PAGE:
• Families will save almost £10 a week on average for every child benefiting from the policy

    So basically those who do not have children (ie, me) are paying for other people’s lifestyle choices at the rate of £10 per week per child?

    As if the Liberal Democrats needed to alienate any other groups of voters…

  • Personally I could never see the logic behind this policy.

    If the argument is that Children learn better after having a hot and nourishing meal, why then was this policy aimed at free lunches and not a breakfast club?

    Assuming school timetables operate on the same basis as they did when I was at school. You used to have
    2 classes.
    (20 Minute) Mid Morning Break
    2 classes
    (1 Hour) Lunch Break
    2 classes

    Surely if the argument is that this policy improves the learning capacity of a Child after having a nutritious hot meal, why then was it aimed at free (Lunches) where the child would then only benefit for the last 2 lessons of the day.

    Personally I always thought it was hogwash. The most important meal of the day is Breakfast and there are many children that leave for school early in the mornings without having adequate breakfast. There are millions of low income families struggling with weekly food costs.
    The most disadvantaged children in our society do not benefit from this new policy as the majority of them where already in receipt of free school lunches.
    The only people who benefited are those on middle / higher incomes who no longer have to fund their own children lunches.

    The argument that policy will benefit all children because children perform better when they all sit down to a lunch together is also hogwash in my opinion. Where is the evidence for such a claim? Considering there are many schools that simply do not have space or facilities for the entire school to sit down together and eat a meal and many are having to resort to staggering lunches, using Mobiles, Halls, etc.
    Then there is the fact that many schools are not even capable of preparing and cooking so many Hot lunches all to be served and eaten within a 1 hour lunch break on site and are having to use external suppliers.

    In Australia they have a proven record on Breakfast clubs and how it improved the education of children for those from disadvantaged backgrounds.

    The Half Billion spent on this policy for free lunches is a huge waste of scarce resources in my opinion and could have been directed else where to benefit children from disadvantaged backgrounds.

    Finally, I don’t really like the idea of the state dictating to parents what is and isn’t an adequate healthy lunch, it’s authoritarian

  • Matt

    There is merit in the breakfast argument. I would hope that lunch has been used to get a foot in the door and justify why schools need to have kitchens, so introducing breakfasts becomes a small additional step (funded from a further reduction in the child benefit and/or married persons allowance). Doing it the other way around (ie. free breakfast) would most probably not have resulted in schools getting fully functional and staffed kitchens…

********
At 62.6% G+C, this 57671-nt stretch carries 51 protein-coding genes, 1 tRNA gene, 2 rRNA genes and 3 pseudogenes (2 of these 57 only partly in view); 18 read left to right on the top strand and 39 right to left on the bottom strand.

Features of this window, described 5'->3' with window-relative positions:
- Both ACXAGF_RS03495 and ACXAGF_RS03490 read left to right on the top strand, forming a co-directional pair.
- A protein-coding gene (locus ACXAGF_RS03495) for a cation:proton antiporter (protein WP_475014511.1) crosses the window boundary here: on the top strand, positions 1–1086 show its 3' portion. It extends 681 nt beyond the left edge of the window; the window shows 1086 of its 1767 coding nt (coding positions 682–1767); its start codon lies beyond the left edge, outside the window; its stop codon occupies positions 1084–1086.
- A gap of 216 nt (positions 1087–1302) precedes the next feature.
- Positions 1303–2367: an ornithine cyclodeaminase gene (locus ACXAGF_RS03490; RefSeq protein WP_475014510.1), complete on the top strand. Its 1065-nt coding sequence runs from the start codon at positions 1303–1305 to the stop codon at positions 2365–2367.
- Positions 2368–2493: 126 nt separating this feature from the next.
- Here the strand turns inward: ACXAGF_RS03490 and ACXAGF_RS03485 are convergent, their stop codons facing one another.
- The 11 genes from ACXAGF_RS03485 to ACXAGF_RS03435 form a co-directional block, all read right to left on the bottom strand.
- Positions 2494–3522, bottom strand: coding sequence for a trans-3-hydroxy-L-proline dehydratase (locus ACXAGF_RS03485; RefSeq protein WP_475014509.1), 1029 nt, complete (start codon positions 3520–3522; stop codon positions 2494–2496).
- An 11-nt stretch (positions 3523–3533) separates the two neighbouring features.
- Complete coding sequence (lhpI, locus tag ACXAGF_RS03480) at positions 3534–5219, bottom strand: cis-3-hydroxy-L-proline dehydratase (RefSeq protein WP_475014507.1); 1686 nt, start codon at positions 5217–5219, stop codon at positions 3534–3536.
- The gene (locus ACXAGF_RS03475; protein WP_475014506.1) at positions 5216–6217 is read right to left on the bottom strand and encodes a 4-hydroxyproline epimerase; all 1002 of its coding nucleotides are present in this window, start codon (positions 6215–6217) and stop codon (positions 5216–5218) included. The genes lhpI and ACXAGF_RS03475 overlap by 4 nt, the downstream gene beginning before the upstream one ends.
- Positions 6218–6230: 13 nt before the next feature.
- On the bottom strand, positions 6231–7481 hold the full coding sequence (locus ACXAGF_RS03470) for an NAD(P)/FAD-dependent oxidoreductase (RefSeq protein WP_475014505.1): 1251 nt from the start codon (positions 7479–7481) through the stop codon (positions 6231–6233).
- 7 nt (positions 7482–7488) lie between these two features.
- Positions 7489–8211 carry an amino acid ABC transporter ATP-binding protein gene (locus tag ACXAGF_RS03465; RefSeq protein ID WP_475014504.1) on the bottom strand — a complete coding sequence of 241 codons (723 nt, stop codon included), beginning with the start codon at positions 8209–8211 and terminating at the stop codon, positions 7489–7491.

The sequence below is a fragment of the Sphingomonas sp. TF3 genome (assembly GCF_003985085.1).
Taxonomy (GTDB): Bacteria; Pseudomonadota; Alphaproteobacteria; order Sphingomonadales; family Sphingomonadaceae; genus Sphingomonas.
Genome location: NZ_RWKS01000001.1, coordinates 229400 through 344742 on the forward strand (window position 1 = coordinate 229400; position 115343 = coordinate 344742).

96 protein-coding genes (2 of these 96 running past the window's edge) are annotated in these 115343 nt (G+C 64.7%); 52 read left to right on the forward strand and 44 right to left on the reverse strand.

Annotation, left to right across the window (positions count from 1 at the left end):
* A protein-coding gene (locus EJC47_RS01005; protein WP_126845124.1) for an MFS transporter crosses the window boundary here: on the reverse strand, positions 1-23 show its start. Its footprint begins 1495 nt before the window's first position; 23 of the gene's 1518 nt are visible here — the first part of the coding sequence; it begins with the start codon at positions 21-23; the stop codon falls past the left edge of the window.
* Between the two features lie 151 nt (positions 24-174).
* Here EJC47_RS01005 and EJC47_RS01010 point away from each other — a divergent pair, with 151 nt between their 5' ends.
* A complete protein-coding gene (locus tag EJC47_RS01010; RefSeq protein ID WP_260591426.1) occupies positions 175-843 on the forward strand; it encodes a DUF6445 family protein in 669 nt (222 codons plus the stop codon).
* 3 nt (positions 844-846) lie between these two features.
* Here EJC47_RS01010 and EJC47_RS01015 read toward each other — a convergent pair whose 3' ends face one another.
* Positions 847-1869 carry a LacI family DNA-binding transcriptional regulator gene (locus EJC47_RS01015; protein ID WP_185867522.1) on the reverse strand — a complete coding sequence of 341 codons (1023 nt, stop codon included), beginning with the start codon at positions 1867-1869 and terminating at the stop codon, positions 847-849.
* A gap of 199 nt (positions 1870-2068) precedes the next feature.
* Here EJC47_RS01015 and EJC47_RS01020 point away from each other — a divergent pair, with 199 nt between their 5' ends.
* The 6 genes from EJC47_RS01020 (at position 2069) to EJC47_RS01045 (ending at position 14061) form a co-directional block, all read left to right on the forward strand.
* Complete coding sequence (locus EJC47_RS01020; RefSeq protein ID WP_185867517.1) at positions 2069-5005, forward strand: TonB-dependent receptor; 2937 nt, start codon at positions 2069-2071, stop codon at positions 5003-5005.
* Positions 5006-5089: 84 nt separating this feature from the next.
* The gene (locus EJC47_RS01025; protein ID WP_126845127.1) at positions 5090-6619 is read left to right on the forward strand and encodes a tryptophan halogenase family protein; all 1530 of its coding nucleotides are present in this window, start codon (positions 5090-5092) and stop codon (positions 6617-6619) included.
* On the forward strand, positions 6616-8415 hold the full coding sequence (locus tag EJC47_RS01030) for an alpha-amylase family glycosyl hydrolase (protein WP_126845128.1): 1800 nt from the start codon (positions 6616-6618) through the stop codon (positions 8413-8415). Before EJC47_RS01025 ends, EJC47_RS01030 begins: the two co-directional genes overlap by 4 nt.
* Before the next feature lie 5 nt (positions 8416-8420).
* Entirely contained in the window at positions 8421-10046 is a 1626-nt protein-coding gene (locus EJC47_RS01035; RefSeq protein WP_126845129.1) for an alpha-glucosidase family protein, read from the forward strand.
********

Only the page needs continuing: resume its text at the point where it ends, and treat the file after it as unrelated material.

Yes according to the papers, it does seem that some schools are unable to operate the service from the beginning of term, but given the numbers involved, the timescales and the differing problems each school presented in providing kitchen and dining spaces, I do think that this policy will go down as a success.

  • See – http://www.telegraph.co.uk/education/primaryeducation/10318087/Everyone-benefits-from-free-school-meals.html and https://www.gov.uk/government/uploads/system/uploads/attachment_data/file/184047/DFE-RR227.pdf

    The report says there are clear significant educational benefits. – particularly among less well-off pupils. It also significantly increases free school meals take-up among those eligible for them. It also helps those just above the cut off for eligibility for free school meals and those on say £17k – £22k are not well off and indeed might be less “well off” than those on less than £17k.

    It does say that there might be other educational interventions that are more cost effective but doesn’t specify them. But for me bringing every child together equally is as important as the education benefits.

    I am in favour of universalism and it is always under pressure. And it is disappointing that there has been some reduction as regards child benefit and clawing it back from those earning high salaries but that is understandable in a tough financial climate.

  • Peter Watson 4th Sep '14 - 10:57am

    @Jimble
    Some very interesting points on that blog about the way that the universal free school meal policy has evolved and been spun.

  • Jimble, I agree with Peter some interesting points raised. However, reading the blog I did get a certain amount of deja vu, as over years I’ve seen many major business investments being made based on a few notes on the back of the napkin/cigarette packet, but because they have a main board director’s support/signature they happen.

    My question over UIFSM arising from the blog, is to what extent Nick et al were really committed to UIFSM and hence actively kept involved driving the initative forward. As for the difference between Nick’s policy of a “big bang” against the recommended phased rollout,

    I would side with Nick – if the opportunity is there, push hard and make a difference. Remember when this policy announcement was made, the coalition were playing around with child benefit and married person’s allowance; so committing to a policy in a way that would damage the Conservatives if they blocked it (and Labour if they opposed it) and that would probably take a substantial amount of the (child benefit) monies being freed up, makes sense. Plus any government post May 2015 – when government monies will be even tighter than they are now, will not be able to easily (and quietly) back track on this policy.

    As for the problems at the DfE – well, as Lou Gerstner demonstrated in the years following 1993, elephants can dance.

  • Peter Watson 4th Sep '14 - 1:52pm